Cover Letter / December 23, 2018 / Denise Barnes
The Combination Resume Format The combination resume as its name implies combines the best of both the chronological resume and the functional resume. A functional resume format is followed but the job dates are included. The employer is primarily interested in knowing what value you can bring to the company so that if your first page (or the first 2/3rds) of your resume can effectively show what value you bring to the company then any gaps may be overlooked in favour of bringing you in for an interview. A resume is basically a summary of your past employment history achievements skills educational attainments and competencies acquired through the years. Your resume is your sales letter to a prospective employer to tell them that you are the best candidate for the role.
The internet is teeming with programs and templates promising to offer the best resume format applicable to todays job market. It is just a matter of doing your careful and thorough research. While these easily accessible resume formats are a good guide in making your own there are a few items you need to keep in mind to ensure that your resume is worth reading. Guidelines for a Good Resume Format Avoid writing a resume that feels and looks like a novel. Your resume format must be arranged so that you will have at most two pages. Come on. Employers are busy people. You wont really expect them to spend their whole time reading your resume. Even if you have a lot of other stuff you want to include focus on putting only the experiences and skills that will apply to the position you are seeking.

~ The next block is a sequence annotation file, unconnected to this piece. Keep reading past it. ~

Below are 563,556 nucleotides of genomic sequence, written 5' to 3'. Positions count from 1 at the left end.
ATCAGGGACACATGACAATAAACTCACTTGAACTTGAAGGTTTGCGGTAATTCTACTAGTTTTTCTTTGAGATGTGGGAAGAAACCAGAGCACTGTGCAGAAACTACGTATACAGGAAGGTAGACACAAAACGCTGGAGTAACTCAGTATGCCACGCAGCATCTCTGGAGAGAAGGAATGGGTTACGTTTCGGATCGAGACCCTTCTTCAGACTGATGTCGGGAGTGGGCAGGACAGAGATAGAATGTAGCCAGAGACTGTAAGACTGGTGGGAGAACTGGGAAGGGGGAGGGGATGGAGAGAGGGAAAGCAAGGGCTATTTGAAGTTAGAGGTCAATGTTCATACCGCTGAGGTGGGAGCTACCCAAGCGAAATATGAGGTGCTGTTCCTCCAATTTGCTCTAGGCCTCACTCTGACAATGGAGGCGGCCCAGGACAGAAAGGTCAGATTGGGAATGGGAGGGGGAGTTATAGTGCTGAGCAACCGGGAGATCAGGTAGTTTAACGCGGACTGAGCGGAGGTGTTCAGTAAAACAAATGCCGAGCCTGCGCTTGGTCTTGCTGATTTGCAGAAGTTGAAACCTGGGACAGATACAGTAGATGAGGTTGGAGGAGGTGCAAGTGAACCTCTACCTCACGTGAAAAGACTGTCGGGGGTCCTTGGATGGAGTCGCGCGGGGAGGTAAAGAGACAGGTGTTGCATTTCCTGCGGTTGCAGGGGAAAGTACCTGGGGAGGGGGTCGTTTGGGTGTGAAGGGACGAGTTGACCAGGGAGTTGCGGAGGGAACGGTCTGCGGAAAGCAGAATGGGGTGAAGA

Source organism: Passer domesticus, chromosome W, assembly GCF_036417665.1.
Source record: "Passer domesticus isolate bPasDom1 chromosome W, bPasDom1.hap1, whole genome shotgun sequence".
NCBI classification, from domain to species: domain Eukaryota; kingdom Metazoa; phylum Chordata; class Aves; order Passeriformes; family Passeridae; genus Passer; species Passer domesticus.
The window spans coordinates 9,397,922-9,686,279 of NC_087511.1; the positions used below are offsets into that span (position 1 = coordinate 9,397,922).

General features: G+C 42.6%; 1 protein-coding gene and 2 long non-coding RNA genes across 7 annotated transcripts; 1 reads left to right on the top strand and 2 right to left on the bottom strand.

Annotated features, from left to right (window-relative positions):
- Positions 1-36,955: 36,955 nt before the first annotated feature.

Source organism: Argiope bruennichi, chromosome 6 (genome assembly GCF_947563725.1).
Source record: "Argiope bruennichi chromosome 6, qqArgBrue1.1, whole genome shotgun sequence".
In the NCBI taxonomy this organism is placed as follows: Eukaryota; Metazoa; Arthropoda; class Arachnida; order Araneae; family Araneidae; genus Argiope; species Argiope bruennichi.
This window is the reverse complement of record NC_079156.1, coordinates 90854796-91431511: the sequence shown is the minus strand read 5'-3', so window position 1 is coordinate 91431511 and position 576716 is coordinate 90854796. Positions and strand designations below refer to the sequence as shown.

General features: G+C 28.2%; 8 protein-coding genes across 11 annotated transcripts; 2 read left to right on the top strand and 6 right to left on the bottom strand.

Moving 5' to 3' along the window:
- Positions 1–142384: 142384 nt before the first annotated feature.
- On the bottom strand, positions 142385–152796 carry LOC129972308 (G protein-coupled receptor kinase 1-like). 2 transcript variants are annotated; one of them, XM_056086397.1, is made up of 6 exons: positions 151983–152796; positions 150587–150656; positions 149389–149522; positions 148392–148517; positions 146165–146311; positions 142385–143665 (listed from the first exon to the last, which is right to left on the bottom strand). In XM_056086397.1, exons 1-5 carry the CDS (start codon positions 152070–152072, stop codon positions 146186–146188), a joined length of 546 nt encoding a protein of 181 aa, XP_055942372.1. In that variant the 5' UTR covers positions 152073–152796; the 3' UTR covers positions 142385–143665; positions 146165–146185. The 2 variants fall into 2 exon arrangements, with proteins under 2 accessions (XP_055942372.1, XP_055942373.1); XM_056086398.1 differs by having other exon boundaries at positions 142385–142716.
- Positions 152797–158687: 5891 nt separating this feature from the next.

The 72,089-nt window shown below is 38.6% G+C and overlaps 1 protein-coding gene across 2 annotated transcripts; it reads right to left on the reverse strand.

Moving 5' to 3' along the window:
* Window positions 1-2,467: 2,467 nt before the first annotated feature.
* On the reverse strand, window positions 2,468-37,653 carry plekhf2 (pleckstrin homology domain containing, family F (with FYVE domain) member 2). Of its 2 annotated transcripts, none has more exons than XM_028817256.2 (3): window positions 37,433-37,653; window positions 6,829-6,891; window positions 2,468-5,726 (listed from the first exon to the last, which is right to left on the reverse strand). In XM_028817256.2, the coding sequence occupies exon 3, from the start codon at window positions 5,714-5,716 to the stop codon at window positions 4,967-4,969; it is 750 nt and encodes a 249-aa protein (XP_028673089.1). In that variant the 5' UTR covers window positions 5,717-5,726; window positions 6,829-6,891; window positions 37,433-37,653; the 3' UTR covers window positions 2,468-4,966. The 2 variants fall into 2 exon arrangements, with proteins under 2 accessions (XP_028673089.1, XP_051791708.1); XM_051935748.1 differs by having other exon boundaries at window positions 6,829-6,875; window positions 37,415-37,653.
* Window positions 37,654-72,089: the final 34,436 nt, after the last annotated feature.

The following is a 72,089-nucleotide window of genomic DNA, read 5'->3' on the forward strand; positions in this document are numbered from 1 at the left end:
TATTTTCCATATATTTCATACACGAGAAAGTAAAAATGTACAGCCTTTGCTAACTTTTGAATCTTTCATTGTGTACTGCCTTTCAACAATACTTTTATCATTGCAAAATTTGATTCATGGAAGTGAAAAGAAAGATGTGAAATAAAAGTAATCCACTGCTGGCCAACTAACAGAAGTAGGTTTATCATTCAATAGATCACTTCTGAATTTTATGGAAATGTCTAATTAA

You can do this in your cover letter. A chronological resume format works best when you have acquired some professional experience and not fresh out from college. Functional Resume Format If you are fresh out of school and have no substantial professional experience to talk of it is best to use a functional resume format. This type of resume format puts more focus on your qualifications and skills rather than your employment and professional history. So rather than listing positions held in reverse order you will be listing out key competencies that are required and relevant to the role. An example could be "People Management" or "Customer Relations". Then proceed to enumerate tasks or duties you performed whether at school part time jobs or at community projects that help to reinforce this skill.